Under Obama, few gains for labor
Leaders evaluate political alliance
WASHINGTON - In the early days of the Obama administration, organized labor had grand visions of pushing through a sweeping agenda that would help boost sagging membership and revive union strength.
Now labor faces this reality: Public employee unions are in a drawn-out fight for their very survival in Wisconsin, Ohio, and other states where GOP lawmakers have curbed collective bargaining rights.
Also, many union leaders are grousing that the president they worked so hard to elect has not focused enough on job creation and other bold plans to get their members back to work.
“Obama campaigned big, but he’s governing small,’’ said Larry Hanley, president of the Amalgamated Transit Union.
Labor remains a core Democratic constituency, and union leaders will stand with Obama in Detroit today, where he will address thousands of rank-and-file members during the city’s annual Labor Day parade.
But at the same time, unions have begun shifting money and resources out of Democratic congressional campaigns and back to the states in a furious effort to reverse or limit GOP measures that could wipe out union rolls.
The AFL-CIO’s president, Richard Trumka, said it is part of a new strategy for labor to build an independent voice separate from the Democratic Party.
Union donations to federal candidates at the beginning of this year were down about 40 percent compared with the same period in 2009, according to the Center for Responsive Politics. Last month, a dozen trade unions said they would boycott next year’s Democratic National Convention in Charlotte, N.C., over frustration on the economy and to protest the event’s location in a right-to-work state.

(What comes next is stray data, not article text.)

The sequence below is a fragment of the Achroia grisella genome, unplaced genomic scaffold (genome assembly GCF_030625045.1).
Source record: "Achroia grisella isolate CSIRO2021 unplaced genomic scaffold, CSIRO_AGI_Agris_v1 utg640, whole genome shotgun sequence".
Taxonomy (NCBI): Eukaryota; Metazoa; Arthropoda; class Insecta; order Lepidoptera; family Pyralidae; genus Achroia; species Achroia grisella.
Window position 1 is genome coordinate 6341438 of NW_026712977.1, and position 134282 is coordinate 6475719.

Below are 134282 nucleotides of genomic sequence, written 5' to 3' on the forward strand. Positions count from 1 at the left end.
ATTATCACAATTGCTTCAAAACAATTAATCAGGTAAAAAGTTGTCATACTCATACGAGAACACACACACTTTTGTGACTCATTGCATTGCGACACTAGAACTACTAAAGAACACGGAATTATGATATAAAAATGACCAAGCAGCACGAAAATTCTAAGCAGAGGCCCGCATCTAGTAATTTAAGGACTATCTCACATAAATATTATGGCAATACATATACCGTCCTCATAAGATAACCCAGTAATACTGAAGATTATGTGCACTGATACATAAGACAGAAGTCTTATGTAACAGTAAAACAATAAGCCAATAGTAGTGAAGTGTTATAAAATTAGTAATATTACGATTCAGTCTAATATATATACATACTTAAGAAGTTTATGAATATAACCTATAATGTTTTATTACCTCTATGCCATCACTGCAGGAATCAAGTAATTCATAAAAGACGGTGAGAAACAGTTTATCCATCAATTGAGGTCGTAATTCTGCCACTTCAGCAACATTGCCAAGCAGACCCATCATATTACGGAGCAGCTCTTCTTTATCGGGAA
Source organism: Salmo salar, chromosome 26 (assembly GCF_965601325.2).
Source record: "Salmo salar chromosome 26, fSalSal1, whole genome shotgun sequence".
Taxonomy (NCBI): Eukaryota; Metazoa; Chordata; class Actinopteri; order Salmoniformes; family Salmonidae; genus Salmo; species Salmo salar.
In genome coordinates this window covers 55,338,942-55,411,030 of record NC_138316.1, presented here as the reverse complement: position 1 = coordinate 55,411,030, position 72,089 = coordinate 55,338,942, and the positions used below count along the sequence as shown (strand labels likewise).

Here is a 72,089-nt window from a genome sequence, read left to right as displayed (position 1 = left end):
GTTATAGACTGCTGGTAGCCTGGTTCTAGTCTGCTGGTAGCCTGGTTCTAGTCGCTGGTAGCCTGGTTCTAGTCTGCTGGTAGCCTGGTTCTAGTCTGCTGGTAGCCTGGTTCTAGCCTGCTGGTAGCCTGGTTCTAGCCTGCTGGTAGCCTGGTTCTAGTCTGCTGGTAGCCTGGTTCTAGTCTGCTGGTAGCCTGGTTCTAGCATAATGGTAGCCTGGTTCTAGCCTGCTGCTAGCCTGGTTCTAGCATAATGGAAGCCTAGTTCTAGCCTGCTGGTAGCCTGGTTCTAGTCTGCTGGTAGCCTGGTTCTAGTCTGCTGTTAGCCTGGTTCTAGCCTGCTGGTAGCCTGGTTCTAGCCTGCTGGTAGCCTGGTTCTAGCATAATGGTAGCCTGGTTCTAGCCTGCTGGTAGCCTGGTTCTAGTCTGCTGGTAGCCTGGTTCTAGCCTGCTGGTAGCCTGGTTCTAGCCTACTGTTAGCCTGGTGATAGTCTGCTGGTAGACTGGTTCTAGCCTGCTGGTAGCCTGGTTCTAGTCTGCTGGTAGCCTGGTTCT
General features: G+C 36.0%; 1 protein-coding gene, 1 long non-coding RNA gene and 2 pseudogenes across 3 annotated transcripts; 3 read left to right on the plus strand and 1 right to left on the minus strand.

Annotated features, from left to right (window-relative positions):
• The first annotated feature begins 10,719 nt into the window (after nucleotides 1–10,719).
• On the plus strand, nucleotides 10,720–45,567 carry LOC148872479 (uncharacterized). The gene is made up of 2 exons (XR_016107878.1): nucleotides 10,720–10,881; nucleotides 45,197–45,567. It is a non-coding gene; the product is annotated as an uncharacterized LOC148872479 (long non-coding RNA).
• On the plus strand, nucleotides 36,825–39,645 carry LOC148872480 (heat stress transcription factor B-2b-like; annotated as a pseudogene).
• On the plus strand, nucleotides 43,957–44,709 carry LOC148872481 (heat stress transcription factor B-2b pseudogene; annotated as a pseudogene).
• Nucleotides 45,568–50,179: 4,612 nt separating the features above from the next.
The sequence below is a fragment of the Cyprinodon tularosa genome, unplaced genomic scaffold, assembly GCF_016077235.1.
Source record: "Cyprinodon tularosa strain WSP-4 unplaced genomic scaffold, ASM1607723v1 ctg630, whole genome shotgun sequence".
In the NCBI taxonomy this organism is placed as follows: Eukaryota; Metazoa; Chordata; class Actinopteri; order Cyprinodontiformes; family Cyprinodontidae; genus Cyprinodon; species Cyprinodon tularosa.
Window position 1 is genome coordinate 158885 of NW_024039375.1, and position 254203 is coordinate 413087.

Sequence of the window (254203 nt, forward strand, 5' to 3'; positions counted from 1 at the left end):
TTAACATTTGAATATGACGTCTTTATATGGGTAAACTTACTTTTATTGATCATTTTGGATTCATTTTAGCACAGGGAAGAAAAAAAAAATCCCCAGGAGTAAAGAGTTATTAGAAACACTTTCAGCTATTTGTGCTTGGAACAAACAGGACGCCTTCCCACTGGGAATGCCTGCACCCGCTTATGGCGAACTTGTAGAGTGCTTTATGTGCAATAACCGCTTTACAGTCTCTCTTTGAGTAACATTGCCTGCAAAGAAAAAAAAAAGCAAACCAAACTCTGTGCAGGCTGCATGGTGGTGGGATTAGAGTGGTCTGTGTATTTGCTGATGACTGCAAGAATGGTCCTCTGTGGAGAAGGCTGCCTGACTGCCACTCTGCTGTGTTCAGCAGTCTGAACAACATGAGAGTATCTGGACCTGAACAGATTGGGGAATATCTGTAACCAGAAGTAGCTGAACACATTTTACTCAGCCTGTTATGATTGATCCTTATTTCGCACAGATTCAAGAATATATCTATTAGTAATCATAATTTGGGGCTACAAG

“The pendulum has swung a long way,’’ said Ross Eisenbrey, a vice president of the liberal Economic Policy Institute. “In the next year, I think all unions can really hope for is to keep more bad things from happening and to get as much of a jobs program enacted as possible.’’
Unions fell short last month in their recall campaign to wrest control of the Wisconsin Senate from Republicans. That fight was a consequence of Governor Scott Walker’s proposal to eliminate collective bargaining rights for public-employee unions as a part of a cost-cutting effort. Now they are spending millions more in Ohio, where they hope to pass a statewide referendum in November that would repeal a similar measure limiting union rights.
It is a far cry from the early optimism that unions had after Obama came into office. Back then, unions hoped a Democratic-controlled Congress would pass legislation to make it easier for unions to organize workers. But business groups fought that proposal hard, and it never came to a vote.
Union leaders grew more disappointed when the president’s health care overhaul did not include a government-run insurance option. Then Obama agreed to extend President George W. Bush’s tax cuts for the wealthy.
Obama came out in favor of trade agreements with South Korea, Colombia, and Panama that most unions say will cost American jobs. Despite campaigning in favor of raising the minimum wage from $7.25 to $9.50 an hour, Obama has not touched the issue since taking office.
It did not help that Obama declined union invitations to go to Wisconsin, where protesters mobilized against the antiunion measure. As a candidate, Obama had promised to walk a picket line himself when union rights were threatened.
Obama has handed labor smaller victories that did not have to go through Congress, like granting the nation’s 44,000 airport screeners limited collective bargaining rights for the first time.